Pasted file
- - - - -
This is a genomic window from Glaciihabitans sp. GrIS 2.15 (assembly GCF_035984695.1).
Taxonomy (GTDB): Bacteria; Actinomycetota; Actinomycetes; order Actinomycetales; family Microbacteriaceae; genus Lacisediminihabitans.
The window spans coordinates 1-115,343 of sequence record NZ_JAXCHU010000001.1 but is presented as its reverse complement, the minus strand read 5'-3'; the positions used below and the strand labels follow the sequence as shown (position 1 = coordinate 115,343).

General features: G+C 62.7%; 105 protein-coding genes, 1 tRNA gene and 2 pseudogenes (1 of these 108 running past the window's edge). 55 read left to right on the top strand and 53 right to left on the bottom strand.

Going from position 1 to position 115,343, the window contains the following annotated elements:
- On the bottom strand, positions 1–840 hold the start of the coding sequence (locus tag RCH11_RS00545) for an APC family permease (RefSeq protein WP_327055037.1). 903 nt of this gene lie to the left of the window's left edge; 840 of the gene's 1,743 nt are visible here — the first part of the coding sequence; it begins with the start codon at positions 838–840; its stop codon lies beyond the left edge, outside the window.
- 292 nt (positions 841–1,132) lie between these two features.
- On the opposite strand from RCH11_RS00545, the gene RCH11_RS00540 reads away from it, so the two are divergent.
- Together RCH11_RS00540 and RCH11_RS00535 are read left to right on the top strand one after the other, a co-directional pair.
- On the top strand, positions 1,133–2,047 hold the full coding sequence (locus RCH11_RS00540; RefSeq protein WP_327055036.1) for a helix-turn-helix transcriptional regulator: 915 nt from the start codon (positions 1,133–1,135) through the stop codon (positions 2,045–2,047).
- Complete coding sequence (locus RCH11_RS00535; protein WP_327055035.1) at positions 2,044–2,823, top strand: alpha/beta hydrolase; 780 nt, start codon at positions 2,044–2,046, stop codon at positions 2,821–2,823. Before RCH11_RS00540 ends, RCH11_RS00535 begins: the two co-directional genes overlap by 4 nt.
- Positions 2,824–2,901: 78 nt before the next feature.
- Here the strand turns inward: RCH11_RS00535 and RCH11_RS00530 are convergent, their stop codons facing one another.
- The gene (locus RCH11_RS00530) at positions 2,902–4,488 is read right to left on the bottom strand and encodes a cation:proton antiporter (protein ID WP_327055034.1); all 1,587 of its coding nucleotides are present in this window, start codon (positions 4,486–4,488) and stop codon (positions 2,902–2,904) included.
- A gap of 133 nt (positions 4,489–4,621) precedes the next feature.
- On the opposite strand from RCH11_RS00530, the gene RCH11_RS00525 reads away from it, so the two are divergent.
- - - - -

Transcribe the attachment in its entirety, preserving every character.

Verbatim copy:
This is a genomic window from Glaciihabitans sp. GrIS 2.15 (assembly GCF_035984695.1).
Taxonomy (GTDB): Bacteria; Actinomycetota; Actinomycetes; order Actinomycetales; family Microbacteriaceae; genus Lacisediminihabitans.
The window spans coordinates 1-115,343 of sequence record NZ_JAXCHU010000001.1 but is presented as its reverse complement, the minus strand read 5'-3'; the positions used below and the strand labels follow the sequence as shown (position 1 = coordinate 115,343).

General features: G+C 62.7%; 105 protein-coding genes, 1 tRNA gene and 2 pseudogenes (1 of these 108 running past the window's edge). 55 read left to right on the top strand and 53 right to left on the bottom strand.

Going from position 1 to position 115,343, the window contains the following annotated elements:
- On the bottom strand, positions 1–840 hold the start of the coding sequence (locus tag RCH11_RS00545) for an APC family permease (RefSeq protein WP_327055037.1). 903 nt of this gene lie to the left of the window's left edge; 840 of the gene's 1,743 nt are visible here — the first part of the coding sequence; it begins with the start codon at positions 838–840; its stop codon lies beyond the left edge, outside the window.
- 292 nt (positions 841–1,132) lie between these two features.
- On the opposite strand from RCH11_RS00545, the gene RCH11_RS00540 reads away from it, so the two are divergent.
- Together RCH11_RS00540 and RCH11_RS00535 are read left to right on the top strand one after the other, a co-directional pair.
- On the top strand, positions 1,133–2,047 hold the full coding sequence (locus RCH11_RS00540; RefSeq protein WP_327055036.1) for a helix-turn-helix transcriptional regulator: 915 nt from the start codon (positions 1,133–1,135) through the stop codon (positions 2,045–2,047).
- Complete coding sequence (locus RCH11_RS00535; protein WP_327055035.1) at positions 2,044–2,823, top strand: alpha/beta hydrolase; 780 nt, start codon at positions 2,044–2,046, stop codon at positions 2,821–2,823. Before RCH11_RS00540 ends, RCH11_RS00535 begins: the two co-directional genes overlap by 4 nt.
- Positions 2,824–2,901: 78 nt before the next feature.
- Here the strand turns inward: RCH11_RS00535 and RCH11_RS00530 are convergent, their stop codons facing one another.
- The gene (locus RCH11_RS00530) at positions 2,902–4,488 is read right to left on the bottom strand and encodes a cation:proton antiporter (protein ID WP_327055034.1); all 1,587 of its coding nucleotides are present in this window, start codon (positions 4,486–4,488) and stop codon (positions 2,902–2,904) included.
- A gap of 133 nt (positions 4,489–4,621) precedes the next feature.
- On the opposite strand from RCH11_RS00530, the gene RCH11_RS00525 reads away from it, so the two are divergent.